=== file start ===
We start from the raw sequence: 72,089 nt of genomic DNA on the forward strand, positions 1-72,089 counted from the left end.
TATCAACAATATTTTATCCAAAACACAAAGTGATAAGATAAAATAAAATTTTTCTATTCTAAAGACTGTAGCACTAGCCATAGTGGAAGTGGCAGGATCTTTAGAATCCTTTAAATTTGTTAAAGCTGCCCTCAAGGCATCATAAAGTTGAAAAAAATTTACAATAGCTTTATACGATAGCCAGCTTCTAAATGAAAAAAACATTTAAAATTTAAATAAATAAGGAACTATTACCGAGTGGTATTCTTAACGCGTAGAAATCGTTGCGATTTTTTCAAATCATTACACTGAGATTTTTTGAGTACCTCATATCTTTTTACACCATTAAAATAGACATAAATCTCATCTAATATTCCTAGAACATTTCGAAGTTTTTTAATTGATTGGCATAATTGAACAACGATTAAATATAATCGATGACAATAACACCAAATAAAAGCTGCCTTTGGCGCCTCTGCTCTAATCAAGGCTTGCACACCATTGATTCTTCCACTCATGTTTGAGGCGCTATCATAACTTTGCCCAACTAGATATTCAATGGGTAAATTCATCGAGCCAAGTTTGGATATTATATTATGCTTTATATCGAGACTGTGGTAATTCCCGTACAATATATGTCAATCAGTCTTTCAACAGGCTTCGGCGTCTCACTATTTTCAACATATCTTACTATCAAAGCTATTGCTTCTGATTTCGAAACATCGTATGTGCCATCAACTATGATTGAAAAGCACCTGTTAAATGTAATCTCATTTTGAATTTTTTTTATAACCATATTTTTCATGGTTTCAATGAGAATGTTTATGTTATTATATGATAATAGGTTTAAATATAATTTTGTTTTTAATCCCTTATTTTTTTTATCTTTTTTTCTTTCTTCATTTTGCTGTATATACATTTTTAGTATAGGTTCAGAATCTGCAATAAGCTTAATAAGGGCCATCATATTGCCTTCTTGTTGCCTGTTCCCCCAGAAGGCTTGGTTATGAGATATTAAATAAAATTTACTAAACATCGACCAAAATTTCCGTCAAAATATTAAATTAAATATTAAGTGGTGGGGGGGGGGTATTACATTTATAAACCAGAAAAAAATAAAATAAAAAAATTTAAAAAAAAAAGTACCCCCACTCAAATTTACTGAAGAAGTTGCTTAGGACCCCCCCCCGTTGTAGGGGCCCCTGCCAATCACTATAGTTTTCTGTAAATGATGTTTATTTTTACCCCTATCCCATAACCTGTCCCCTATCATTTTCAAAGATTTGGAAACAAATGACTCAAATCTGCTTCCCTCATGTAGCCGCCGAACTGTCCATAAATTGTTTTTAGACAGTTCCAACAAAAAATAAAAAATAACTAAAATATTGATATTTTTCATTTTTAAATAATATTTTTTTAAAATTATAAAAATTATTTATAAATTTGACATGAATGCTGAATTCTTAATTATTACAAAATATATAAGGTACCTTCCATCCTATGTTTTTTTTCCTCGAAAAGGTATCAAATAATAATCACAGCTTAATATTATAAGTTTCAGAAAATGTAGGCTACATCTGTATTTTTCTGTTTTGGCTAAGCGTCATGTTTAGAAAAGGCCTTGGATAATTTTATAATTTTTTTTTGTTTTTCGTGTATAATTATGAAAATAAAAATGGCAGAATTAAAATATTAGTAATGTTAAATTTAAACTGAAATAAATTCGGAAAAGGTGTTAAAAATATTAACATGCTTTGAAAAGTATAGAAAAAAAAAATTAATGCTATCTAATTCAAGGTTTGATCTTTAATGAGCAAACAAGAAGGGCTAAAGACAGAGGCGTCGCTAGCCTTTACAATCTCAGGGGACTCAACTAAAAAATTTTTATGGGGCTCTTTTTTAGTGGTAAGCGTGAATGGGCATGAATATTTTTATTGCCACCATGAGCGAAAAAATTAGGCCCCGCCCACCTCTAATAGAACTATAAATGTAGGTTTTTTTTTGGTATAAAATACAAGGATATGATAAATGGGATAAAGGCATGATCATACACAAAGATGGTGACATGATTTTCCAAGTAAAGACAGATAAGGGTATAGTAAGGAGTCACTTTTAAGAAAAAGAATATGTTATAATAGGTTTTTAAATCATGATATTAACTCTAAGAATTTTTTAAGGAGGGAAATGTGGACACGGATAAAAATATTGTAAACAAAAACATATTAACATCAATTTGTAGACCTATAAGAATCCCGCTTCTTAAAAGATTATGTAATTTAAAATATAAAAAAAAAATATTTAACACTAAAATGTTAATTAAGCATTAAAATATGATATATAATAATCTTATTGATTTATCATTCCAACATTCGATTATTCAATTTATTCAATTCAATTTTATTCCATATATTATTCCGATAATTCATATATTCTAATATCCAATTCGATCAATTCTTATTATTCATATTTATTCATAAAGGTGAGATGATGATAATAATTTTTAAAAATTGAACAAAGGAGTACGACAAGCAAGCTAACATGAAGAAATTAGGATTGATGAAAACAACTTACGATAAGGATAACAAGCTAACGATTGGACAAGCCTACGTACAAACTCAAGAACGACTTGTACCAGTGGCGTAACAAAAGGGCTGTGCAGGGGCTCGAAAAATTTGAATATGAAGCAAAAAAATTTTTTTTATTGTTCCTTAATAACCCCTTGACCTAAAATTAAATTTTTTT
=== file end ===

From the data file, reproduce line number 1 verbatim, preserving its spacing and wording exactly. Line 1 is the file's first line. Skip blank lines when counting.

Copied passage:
We start from the raw sequence: 72,089 nt of genomic DNA on the forward strand, positions 1-72,089 counted from the left end.